For nearly four decades, the House of St. Francis has served those in need.
The Boston nonprofit started as a simple bread line in 1984, and has since grown to become the largest daily shelter in Massachusetts. A St. Francis home is where people go when they are homeless and need a hot meal, clean clothes, a visit to a doctor, or other services.
On the second floor of the organization’s Boylston Street building, there’s a store called Fresh Thread filled with donated clothes neatly arranged on shelves and hangers. People come here to find pants, shirts, shoes and other basic things.
Issei Rowling, a survivor of Hurricane Katrina, said she moved to Boston from Mississippi to get her life back together. She was looking for a job, so she came to Fresh Thread for interviews on her mind. Search rolling across the shelves to find a “dress for success” pants and shirt.
The shelter also helped her find an apartment and food.
“Saint Francis helped me with the security deposit,” she said. “They helped me furnish my apartment for me and my husband. They helped me with clothes. They help me with food. They help me with basically everything, and I appreciate them.”
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Karen Lafrazia, president and CEO of St. Francis Council, said people can come to the shelter for help any day of the year.
“On any given day, we see 400 or 500 people come in a day for anything from breakfast to a meeting with a housing navigator,” she said.
La Frazia said the multi-service organization serves more than 180,000 hot meals each year and distributes more than 8,000 sets of free clothing. They also provide workforce development assistance, services for people who need help with mental health and behavioral issues, along with substance abuse and recovery programs.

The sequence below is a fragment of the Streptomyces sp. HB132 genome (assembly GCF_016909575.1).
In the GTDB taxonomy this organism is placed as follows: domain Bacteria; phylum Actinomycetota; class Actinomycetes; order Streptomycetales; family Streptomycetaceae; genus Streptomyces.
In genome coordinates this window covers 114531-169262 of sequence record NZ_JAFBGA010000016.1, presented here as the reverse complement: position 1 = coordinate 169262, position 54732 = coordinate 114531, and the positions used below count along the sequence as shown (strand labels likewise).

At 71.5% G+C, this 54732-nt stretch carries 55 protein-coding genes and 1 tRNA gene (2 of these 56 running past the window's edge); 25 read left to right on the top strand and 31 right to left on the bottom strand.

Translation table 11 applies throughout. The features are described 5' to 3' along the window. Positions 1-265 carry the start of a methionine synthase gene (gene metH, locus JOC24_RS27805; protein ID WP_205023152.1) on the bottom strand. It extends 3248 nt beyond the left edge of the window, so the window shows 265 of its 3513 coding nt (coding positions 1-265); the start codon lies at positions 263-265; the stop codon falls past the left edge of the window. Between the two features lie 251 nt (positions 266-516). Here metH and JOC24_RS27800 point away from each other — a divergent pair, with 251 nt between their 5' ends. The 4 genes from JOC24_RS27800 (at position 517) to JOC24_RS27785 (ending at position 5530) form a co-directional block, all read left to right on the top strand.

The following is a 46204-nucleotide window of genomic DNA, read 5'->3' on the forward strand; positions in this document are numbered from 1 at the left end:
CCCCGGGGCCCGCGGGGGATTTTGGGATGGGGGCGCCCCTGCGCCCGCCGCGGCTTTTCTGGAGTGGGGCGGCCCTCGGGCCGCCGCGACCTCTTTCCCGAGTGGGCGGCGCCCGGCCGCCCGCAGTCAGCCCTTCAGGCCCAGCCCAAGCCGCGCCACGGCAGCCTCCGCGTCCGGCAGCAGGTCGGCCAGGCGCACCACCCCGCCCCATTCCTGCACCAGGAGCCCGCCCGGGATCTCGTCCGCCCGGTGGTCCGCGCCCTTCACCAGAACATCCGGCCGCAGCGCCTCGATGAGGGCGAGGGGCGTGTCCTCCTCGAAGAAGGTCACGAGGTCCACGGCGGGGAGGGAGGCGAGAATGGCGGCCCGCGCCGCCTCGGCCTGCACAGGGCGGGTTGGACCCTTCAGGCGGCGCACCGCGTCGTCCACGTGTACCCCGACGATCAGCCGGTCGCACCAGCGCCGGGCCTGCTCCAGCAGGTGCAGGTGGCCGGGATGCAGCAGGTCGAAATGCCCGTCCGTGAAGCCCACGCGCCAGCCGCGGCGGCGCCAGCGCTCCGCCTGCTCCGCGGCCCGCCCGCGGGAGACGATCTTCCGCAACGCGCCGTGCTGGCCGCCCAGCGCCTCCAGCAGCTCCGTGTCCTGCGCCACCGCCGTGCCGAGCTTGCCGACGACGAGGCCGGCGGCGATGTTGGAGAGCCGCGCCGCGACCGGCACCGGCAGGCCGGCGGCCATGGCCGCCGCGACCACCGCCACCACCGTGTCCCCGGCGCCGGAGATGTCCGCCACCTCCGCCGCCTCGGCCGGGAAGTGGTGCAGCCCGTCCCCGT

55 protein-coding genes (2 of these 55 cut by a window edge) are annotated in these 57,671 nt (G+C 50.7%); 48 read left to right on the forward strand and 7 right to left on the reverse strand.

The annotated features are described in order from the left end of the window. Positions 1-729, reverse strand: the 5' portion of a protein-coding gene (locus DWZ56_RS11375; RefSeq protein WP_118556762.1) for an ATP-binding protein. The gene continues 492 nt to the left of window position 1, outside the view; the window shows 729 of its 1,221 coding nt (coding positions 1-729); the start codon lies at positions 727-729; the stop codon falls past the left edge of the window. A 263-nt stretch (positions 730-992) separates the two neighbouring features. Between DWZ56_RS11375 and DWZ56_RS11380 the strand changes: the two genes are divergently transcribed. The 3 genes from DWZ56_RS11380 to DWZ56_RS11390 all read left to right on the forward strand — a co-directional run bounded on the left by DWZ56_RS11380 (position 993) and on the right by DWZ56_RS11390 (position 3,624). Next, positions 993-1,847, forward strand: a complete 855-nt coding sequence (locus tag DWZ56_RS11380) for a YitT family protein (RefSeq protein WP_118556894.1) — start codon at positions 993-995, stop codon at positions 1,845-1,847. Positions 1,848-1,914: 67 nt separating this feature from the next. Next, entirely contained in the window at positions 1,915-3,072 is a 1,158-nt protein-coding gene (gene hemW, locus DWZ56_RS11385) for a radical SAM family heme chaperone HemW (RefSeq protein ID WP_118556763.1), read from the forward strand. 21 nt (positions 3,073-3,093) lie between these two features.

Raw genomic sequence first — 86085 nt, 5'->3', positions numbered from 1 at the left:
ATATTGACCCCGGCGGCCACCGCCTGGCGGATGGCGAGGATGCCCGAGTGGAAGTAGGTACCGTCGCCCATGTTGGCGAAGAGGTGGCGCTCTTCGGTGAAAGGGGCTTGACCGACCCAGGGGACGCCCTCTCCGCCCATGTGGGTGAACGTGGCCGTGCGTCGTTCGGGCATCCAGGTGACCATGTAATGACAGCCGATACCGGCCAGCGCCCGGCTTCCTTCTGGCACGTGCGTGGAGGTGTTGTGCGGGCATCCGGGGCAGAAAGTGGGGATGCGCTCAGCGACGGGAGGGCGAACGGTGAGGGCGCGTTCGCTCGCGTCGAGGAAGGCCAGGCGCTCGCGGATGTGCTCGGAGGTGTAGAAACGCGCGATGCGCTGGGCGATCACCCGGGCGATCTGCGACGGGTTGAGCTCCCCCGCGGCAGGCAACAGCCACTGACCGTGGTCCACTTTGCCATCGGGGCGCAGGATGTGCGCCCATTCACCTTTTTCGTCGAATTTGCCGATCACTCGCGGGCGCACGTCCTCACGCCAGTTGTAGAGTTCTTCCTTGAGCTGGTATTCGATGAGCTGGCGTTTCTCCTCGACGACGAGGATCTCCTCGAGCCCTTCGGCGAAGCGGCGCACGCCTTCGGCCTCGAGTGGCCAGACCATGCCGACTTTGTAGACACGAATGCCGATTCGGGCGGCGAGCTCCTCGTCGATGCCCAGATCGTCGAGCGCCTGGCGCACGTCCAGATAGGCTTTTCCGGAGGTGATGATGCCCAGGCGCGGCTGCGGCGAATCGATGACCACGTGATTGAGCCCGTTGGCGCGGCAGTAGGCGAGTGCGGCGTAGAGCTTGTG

at St. Francis House is a partnership with the Boston Health Care for the Homeless Program, and has a full medical clinic on the premises.
“This is where the House of St. Francis fills,” Lafrazia said. “We create a welcoming, respectful and resourceful place for people experiencing homelessness to come and, above all, meet their most basic needs.”
Tony Williams traveled from Lynn to pick out clothes. With inflation and rising food prices making it difficult for him to make ends meet, he said the informal items are helping to increase his budget.
“A lot of times I’m able to have shoes, clothes – you know, underwear, things like that – and that helps me,” he said. “It helps a lot.“
Wayne Devine lives in Pine Street Inn until he finds housing. Devine said that getting clean and fresh clothes helps boost his confidence.
He said, “It gives confidence. People are between a rock and a hard place. They keep trying to help people here and get guidance.”
Rafael Cristobal has been working at St. Francis House for three months as a truck driver and handler for clothing donations. He said it was very fun.
He said, “I distribute the donations we get on a daily basis to the guests who come every day. And it feels so good to help someone feel happy about how they look and how they feel, you know? So, I’m enjoying that.”
Lafrazia said nearly 7,000 people came to St. Francis last year. She said that sometimes there is a very steep slope that drops people off into a state of homelessness, but the way out can be long.
“The first thing I would say—I always say—is that no one wants to be homeless. No one ever grew up thinking, ‘This is the life I want to live for myself,'” she said.
This is the fourth of four stories this holiday season in the GBH news series “Holidays It’s Time for Charity,” which describes local nonprofits making a difference in the lives of families across the state.